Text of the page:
Is Social Isolation Hampering the Vaccine Rollout?

Daniel A. Cox June 23, 2021

An older man sits on a bench in a park as a group of young runners go by.

As the pace of vaccinations slows down and the country remains well short of its goal of achieving herd immunity, vaccine holdouts are receiving more attention. That red states are lagging behind blue states in vaccinations suggests an obvious culprit. But Ideological objections are not the entire story. Americans who are socially disconnected report far lower vaccination rates and may ultimately prove to be a more important impediment.

Americans with fewer friends are less likely to say they have been vaccinated against COVID-19. Fifty-seven percent of Americans without any close friends say they have received at least one dose of the vaccine, a significantly lower rate than among the public at large (67 percent). However, more than seven in ten (71 percent) Americans with four or more close friends report they have been vaccinated.

What’s more, this pattern is evident among Republicans and Democrats[1] alike. Sixty-three percent of Democrats with no close friends report being vaccinated compared to 81 percent of those with four or more close friendships. Republicans with more close friends also have a higher likelihood of getting the COVID-19 vaccine. Less than half (49 percent) of Republicans without any close friends have received at least one dose of the vaccine compared to 61 percent of Republicans with at least four close friends.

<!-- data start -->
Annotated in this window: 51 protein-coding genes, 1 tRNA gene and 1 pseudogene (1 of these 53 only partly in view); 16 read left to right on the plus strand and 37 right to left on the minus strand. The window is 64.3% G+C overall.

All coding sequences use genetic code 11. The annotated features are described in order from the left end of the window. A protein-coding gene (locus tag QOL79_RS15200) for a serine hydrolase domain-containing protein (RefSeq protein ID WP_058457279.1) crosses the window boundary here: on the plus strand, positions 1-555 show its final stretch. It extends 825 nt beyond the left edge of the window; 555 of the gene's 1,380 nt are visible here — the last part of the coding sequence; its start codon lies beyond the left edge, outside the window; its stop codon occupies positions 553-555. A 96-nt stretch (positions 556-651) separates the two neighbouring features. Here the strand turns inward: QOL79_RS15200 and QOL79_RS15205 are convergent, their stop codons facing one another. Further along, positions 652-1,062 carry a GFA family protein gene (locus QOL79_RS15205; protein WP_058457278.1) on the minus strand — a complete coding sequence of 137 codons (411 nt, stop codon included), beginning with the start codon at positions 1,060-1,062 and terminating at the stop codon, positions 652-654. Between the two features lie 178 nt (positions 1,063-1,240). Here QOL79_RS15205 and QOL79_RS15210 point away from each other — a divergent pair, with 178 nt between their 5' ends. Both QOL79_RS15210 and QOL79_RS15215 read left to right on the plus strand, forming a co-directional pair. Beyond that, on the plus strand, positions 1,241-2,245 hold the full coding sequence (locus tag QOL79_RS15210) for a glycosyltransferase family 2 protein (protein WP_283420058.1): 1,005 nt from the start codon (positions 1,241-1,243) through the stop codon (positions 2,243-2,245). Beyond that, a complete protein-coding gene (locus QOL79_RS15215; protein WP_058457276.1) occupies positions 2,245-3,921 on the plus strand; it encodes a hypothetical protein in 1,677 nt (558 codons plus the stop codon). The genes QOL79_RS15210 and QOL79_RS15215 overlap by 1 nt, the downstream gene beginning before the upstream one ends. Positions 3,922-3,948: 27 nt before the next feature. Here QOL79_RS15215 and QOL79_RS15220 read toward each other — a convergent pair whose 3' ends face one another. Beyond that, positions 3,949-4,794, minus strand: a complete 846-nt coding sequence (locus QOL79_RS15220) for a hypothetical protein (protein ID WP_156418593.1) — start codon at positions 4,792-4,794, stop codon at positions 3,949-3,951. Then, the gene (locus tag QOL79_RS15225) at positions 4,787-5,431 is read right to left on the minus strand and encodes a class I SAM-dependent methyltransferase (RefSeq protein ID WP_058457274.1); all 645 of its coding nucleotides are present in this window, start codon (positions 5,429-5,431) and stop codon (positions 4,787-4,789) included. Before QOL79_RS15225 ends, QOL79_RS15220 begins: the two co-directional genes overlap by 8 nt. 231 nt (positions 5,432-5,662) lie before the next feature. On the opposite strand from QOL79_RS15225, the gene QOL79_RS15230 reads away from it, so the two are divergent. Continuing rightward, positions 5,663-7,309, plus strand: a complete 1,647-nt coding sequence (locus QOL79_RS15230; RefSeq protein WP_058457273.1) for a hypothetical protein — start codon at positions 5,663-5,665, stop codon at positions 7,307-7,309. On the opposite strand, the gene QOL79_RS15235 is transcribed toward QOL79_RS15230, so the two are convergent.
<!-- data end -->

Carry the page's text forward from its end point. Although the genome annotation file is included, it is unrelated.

What’s more, this pattern is evident among Republicans and Democrats[1] alike. Sixty-three percent of Democrats with no close friends report being vaccinated compared to 81 percent of those with four or more close friendships. Republicans with more close friends also have a higher likelihood of getting the COVID-19 vaccine. Less than half (49 percent) of Republicans without any close friends have received at least one dose of the vaccine compared to 61 percent of Republicans with at least four close friends.

One possible explanation is that having more close friends increases the probability that someone you know will encourage you to get vaccinated. Overall, 40 percent of Americans report that a friend or family member has encouraged them to get the vaccine. Among those without any close friends, only 30 percent report receiving this type of encouragement.

Another compelling explanation may be that social isolation and civic disconnection may reduce our incentives to get vaccinated. Our connections to friends, family and neighbors foster a broader sense of personal responsibility and civic duty. Americans who are socially isolated or cutoff from civil society may feel less responsible to those around them or their community.

This is a real problem. The number of Americans who report having no close social connections has risen dramatically in recent years. And it’s not entirely attributable to the COVID-19 pandemic. Nearly one in five Americans say they do not have anyone in their life they talk to about important personal matters. While many Americans get vaccinated first and foremost for their own health, there is plenty of evidence that many are considering how this decision will affect their friends, family, and communities as well.


[1] Note: In this analysis, Democrats include people who identify as Democrat and Independents who lean towards the Democratic party. Republicans include people who identify as Republican and Independents who lean towards the Republican party. 

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